At 7:30 that evening I was ready and waiting, under the town clock, immaculate in my uniform, hair properly shorn and slicked into place.

As Charlotte approached I came to attention and saluted. "Cadet Stanhope reporting for duty, ma'am!"

Charlotte laughed, "Yes, John!" and she carried on laughing.

It was infectious, I could not keep a straight face either, and I soon creased up laughing too.

We went to see a film, "The Sting", which had at last arrived at Barchester's one and only, independent, cinema, and then to a cafe for frothy coffees. We talked about the film which we both thought was fantastic, and the music was great too. Charlotte pointed out that Robert Redford did not get a real haircut in the barber shop scene. "It was a terrible cheat - he should have taken his medicine like a man, and had a genuine, 1930s style, smart haircut." I could hardly disagree. Then we talked about school and A-levels and what we wanted to do at university, she wanted to be a doctor and I wanted to be an architect, and we had a wonderful evening together.

We walked back home together through the dark, quiet streets. Charlotte wanted to have another feel of the back of my head.

But she started off by playing with my ear. Then she gave a gentle caress to the back of my neck, the newly shaved back of my neck. "Smooth as a baby's bottom!" she said. Her fingers wandered a little higher, "Sandpaper!" She explored a little further. "And prickles, too! I think I like prickles! Major Arabin was absolutely right, you know, all boys should have haircuts like this!"

And she rubbed her fingers up and down, giggling.

My reaction to the feel of Charlotte's fingertips on the back of my head, pushing all those sharp little prickles into my scalp, and her fondling of the sensitive area in the nape of my neck, was embarrassing, and difficult to control. I was left in no position to say anything at all in reply.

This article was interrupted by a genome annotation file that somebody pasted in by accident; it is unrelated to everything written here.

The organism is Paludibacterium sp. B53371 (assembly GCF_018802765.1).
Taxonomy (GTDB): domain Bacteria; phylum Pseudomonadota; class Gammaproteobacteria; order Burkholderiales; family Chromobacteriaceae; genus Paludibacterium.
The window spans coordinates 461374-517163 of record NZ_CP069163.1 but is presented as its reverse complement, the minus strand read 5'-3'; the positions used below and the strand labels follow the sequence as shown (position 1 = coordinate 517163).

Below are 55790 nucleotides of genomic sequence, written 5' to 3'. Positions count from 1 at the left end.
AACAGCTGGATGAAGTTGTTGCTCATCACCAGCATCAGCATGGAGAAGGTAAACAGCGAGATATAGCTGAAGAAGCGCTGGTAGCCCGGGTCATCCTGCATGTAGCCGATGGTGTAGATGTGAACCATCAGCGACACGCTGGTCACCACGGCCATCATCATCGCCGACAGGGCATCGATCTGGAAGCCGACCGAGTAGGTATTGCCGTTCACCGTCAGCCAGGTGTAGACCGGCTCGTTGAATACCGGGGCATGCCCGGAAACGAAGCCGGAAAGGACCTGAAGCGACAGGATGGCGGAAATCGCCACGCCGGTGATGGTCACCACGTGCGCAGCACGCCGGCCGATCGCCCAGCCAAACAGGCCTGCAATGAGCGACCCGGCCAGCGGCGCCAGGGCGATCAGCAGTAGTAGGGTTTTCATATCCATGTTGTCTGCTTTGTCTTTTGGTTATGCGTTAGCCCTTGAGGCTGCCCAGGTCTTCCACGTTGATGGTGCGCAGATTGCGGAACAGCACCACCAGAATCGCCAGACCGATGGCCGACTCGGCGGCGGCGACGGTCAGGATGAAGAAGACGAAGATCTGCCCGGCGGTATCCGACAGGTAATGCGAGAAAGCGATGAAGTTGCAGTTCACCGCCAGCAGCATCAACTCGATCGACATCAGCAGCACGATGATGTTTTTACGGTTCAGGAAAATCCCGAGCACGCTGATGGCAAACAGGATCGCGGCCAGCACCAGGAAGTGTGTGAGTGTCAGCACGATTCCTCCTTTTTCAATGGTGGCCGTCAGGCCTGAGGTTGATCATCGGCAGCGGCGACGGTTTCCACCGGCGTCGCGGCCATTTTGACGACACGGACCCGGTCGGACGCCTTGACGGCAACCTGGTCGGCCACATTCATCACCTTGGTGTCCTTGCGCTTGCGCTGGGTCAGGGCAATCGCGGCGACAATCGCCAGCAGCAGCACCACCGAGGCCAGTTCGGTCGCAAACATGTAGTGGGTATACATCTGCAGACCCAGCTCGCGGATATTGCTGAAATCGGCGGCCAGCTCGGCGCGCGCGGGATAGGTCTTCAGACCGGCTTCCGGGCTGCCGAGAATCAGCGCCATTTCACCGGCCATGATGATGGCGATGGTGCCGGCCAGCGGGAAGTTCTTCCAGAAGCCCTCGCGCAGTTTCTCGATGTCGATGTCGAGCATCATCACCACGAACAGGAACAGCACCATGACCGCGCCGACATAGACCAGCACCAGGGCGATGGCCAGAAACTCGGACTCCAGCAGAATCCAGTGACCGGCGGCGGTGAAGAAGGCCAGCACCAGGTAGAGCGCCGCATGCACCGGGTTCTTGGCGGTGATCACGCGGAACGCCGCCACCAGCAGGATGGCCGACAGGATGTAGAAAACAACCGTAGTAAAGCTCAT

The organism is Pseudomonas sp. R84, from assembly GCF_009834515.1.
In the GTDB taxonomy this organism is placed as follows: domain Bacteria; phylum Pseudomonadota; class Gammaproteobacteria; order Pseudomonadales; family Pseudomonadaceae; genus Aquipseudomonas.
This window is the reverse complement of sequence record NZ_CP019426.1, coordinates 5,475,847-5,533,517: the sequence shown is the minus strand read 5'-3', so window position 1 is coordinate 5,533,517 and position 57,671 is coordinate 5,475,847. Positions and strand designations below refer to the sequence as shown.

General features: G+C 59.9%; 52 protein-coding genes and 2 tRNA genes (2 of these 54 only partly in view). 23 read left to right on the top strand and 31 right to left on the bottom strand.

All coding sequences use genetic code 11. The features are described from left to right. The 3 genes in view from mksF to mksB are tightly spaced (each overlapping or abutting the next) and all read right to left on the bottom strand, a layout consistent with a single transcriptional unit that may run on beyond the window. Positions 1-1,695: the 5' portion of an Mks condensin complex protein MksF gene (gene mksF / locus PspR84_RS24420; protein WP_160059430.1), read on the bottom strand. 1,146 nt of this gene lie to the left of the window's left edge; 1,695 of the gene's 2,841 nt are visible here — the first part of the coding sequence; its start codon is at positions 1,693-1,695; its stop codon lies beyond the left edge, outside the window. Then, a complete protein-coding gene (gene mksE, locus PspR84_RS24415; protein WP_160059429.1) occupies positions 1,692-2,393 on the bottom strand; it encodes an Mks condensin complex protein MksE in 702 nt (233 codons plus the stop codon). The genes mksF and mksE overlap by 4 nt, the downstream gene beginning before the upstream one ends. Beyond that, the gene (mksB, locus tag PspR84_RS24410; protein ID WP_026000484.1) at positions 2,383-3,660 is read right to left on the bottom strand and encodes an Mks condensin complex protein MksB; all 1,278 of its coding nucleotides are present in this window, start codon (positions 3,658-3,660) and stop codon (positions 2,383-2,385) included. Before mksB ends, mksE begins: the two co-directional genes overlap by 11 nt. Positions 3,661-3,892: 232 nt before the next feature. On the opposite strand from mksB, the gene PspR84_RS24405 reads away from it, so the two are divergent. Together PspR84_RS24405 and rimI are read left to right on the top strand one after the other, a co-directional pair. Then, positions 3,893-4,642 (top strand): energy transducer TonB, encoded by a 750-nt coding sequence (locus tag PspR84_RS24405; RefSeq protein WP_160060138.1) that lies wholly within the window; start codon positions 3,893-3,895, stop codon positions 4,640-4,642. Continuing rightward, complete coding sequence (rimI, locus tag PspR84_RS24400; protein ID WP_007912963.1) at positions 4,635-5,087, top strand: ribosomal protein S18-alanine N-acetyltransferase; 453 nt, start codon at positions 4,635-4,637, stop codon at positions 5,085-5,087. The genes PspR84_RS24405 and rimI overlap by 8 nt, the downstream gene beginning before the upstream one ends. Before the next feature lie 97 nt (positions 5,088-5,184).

I gently removed her hand, put her arm in mine, and guided her forwards.

I walked her home, not saying much, hardly able to pay any attention to what she was saying, just letting her talk, as women do, and murmuring agreement whenever it seemed I needed to.

We walked on, eventually, I was back in full possession of myself.

Outside her front door I was rewarded with our first kiss, and the promise of another meeting. Her hair smelt of honey and rosemary and lemons.

Returning to the garden gate, I saluted.

Charlotte told me I was a "Prize Chump".

"Yes, ma'am! Cadet Prize Chump at your service, ma'am!" I managed to say with a straight face, and saluted again, but then of course I started laughing myself.

Charlotte, laughing too, said that she would ring me the next day and we would arrange something, and blew me a kiss.

I stood waiting until she had let herself into the house and closed the door behind her, and then walked off back towards my uncles' house, a happy man, wishing the short distance rather longer, not wanting the moment to end.


From then on my uncles left me to manage my own haircuts. I was provided with an allowance for this and my other personal needs, and then left to get on with things myself. I kept my hair short, very short. It was my decision.

The history of my relationship with Charlotte is another story, a story of a different kind which I shall not tell here, but I will say that Charlotte and I have been happily married for many years now, and we have children and grandchildren.